Mardi Gras meat blast

On Mardi Gras day, we said farewell to meat with a beef blowout.  All steak, all day, with a few sides:  green salad so we wouldn’t fall into a meat coma, black beans and corn for fiber, and a fennel & orange salad to reduce the palate fatigue brought on by too much fatty, corn-fed beef.  It WAS Fat Tuesday, so we had an excuse to over-indulge in ribeyes, and to laugh out loud as we thought of the rest of the country, where it was just plain ol’ Tuesday.

My dad’s shiny new gas grill (well, not so shiny since I set it on fire when it was less than a month out of the box) has an infrared side burner.  Now, I’m an admitted hardwood lump charcoal partisan, but this infrared thingy is an excellent searing tool.  Thin, lean cuts of meat (like pork medallions or flank steak), fish, shrimp, or chicken satay cook in the blink of an eye, developing a serious char.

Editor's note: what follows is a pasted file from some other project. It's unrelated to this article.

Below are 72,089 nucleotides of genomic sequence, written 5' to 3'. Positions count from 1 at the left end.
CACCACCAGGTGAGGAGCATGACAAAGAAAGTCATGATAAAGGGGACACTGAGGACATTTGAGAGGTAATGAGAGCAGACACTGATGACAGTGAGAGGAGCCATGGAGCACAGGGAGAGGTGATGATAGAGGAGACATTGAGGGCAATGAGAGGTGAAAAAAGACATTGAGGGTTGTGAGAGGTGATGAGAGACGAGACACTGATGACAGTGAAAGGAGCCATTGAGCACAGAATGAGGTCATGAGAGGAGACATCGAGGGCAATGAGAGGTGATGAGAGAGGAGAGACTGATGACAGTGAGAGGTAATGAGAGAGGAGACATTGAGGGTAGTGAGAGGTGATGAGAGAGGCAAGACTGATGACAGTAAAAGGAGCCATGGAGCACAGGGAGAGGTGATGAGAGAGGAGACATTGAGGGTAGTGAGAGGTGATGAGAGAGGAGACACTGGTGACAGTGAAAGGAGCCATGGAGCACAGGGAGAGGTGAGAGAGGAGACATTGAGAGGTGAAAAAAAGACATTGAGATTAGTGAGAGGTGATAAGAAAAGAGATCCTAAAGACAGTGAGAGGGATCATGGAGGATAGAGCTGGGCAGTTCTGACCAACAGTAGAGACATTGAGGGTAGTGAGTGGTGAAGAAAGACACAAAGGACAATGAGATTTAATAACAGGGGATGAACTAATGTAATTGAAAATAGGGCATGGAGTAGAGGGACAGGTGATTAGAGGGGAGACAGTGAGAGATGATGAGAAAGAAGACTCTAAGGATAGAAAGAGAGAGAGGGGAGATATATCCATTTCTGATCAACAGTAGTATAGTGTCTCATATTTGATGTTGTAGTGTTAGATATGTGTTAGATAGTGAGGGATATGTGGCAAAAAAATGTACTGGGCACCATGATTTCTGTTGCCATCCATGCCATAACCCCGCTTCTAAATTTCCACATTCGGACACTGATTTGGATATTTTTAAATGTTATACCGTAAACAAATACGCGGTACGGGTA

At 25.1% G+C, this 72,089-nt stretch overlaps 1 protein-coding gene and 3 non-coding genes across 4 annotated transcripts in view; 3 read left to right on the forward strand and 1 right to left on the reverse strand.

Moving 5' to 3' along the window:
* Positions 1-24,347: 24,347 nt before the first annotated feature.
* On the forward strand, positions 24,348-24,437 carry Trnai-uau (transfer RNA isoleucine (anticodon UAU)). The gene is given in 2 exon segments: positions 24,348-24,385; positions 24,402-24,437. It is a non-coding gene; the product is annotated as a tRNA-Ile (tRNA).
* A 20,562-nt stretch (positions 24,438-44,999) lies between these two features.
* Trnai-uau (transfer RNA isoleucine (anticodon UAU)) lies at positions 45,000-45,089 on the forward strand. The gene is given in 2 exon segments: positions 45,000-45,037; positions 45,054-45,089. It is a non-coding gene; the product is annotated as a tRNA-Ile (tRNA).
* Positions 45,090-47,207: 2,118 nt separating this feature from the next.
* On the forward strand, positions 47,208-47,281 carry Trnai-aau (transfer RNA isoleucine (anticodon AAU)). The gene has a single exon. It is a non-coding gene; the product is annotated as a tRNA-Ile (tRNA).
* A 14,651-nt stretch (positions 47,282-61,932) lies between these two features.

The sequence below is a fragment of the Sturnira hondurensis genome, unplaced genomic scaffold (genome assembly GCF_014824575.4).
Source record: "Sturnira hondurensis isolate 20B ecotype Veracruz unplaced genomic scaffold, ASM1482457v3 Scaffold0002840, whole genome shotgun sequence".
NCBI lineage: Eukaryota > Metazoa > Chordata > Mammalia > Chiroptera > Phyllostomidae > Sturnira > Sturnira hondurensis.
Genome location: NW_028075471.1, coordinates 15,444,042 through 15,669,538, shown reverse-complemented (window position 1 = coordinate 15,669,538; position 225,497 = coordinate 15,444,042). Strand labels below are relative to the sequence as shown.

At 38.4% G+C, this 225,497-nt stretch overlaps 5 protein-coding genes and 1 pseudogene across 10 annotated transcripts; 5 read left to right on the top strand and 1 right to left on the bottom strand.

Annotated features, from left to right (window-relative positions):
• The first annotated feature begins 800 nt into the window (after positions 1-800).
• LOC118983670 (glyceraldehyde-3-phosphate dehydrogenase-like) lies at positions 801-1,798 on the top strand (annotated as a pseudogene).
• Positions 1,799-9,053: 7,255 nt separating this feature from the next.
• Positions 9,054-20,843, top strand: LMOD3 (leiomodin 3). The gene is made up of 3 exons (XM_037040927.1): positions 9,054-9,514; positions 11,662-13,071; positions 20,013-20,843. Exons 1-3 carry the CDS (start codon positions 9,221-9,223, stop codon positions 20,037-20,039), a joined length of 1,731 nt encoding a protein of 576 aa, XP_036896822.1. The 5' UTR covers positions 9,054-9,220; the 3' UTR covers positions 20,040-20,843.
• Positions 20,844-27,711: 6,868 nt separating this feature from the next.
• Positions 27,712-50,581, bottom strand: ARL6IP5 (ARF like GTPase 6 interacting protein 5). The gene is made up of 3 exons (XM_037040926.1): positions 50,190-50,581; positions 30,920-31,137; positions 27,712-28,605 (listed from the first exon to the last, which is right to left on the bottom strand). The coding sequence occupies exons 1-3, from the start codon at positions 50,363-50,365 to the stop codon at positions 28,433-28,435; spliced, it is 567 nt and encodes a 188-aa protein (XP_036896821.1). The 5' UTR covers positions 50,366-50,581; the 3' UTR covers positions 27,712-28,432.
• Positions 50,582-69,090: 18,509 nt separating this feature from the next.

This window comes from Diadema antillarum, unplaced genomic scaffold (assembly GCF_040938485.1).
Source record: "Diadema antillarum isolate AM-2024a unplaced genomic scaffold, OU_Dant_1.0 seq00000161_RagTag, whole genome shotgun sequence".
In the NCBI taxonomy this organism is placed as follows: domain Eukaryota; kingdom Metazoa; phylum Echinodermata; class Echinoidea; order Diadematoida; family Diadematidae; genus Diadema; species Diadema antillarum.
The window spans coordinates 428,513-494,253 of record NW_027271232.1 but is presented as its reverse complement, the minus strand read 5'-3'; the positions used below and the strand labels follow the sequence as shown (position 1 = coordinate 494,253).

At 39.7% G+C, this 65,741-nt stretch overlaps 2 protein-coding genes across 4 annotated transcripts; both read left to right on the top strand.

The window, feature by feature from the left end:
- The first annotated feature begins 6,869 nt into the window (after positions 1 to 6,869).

Wonder if I can find a stand-alone infrared burner?

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3 thoughts on “Mardi Gras meat blast

  1. We had so much Mardi Gras at my office I almost felt as if I were in Louisiana — king cakes from Randazzo’s all month, most likely sent to the NOLA expats in our legal department, who shared with us. On Fat Tuesday we had enough king cakes to feed all of downtown Phoenix, plus a brass band — called the Bad Cactus Brass Band! — and a second line around the unfinished 20th floor, and Richard Adkerson handing out beads by the armload. One of the attorneys brought a Russian cake from Haydel’s, a new phenomenon for me (and not one I plan to seek out again). But it made me miss the real thing, especially that clean, washed peace that falls over the city after it’s all over.

    Don’t think I ate any beef all week.

    • I got the last king cake baby of the season @ my office. I’m impressed that Phoenix has a brass band…pretty cool.

      Russian cake is a old NO “treat”. They’re just an efficient way for bakeries to use up leftover, stale cake. And you know how locals love anything soaked in liquor.

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